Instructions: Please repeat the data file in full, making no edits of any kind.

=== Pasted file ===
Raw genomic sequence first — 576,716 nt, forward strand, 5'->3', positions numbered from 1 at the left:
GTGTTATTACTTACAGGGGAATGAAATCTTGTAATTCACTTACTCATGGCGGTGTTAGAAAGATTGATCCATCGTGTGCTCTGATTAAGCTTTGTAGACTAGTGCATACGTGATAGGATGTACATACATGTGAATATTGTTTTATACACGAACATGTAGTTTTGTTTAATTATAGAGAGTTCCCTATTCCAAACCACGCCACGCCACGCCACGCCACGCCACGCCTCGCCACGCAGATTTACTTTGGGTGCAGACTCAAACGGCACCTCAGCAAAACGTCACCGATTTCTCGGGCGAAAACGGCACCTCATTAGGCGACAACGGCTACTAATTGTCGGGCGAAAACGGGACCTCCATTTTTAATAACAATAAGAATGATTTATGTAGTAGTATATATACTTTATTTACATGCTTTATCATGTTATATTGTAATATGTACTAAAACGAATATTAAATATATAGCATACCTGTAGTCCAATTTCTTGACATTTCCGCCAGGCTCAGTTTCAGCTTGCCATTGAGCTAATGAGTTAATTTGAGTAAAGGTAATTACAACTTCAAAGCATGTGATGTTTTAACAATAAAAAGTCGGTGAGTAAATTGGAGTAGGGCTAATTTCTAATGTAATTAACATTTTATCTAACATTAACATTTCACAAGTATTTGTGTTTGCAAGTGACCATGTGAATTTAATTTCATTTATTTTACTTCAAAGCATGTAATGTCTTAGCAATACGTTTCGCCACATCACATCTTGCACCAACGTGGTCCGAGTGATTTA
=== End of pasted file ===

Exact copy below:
Raw genomic sequence first — 576,716 nt, forward strand, 5'->3', positions numbered from 1 at the left:
GTGTTATTACTTACAGGGGAATGAAATCTTGTAATTCACTTACTCATGGCGGTGTTAGAAAGATTGATCCATCGTGTGCTCTGATTAAGCTTTGTAGACTAGTGCATACGTGATAGGATGTACATACATGTGAATATTGTTTTATACACGAACATGTAGTTTTGTTTAATTATAGAGAGTTCCCTATTCCAAACCACGCCACGCCACGCCACGCCACGCCACGCCTCGCCACGCAGATTTACTTTGGGTGCAGACTCAAACGGCACCTCAGCAAAACGTCACCGATTTCTCGGGCGAAAACGGCACCTCATTAGGCGACAACGGCTACTAATTGTCGGGCGAAAACGGGACCTCCATTTTTAATAACAATAAGAATGATTTATGTAGTAGTATATATACTTTATTTACATGCTTTATCATGTTATATTGTAATATGTACTAAAACGAATATTAAATATATAGCATACCTGTAGTCCAATTTCTTGACATTTCCGCCAGGCTCAGTTTCAGCTTGCCATTGAGCTAATGAGTTAATTTGAGTAAAGGTAATTACAACTTCAAAGCATGTGATGTTTTAACAATAAAAAGTCGGTGAGTAAATTGGAGTAGGGCTAATTTCTAATGTAATTAACATTTTATCTAACATTAACATTTCACAAGTATTTGTGTTTGCAAGTGACCATGTGAATTTAATTTCATTTATTTTACTTCAAAGCATGTAATGTCTTAGCAATACGTTTCGCCACATCACATCTTGCACCAACGTGGTCCGAGTGATTTA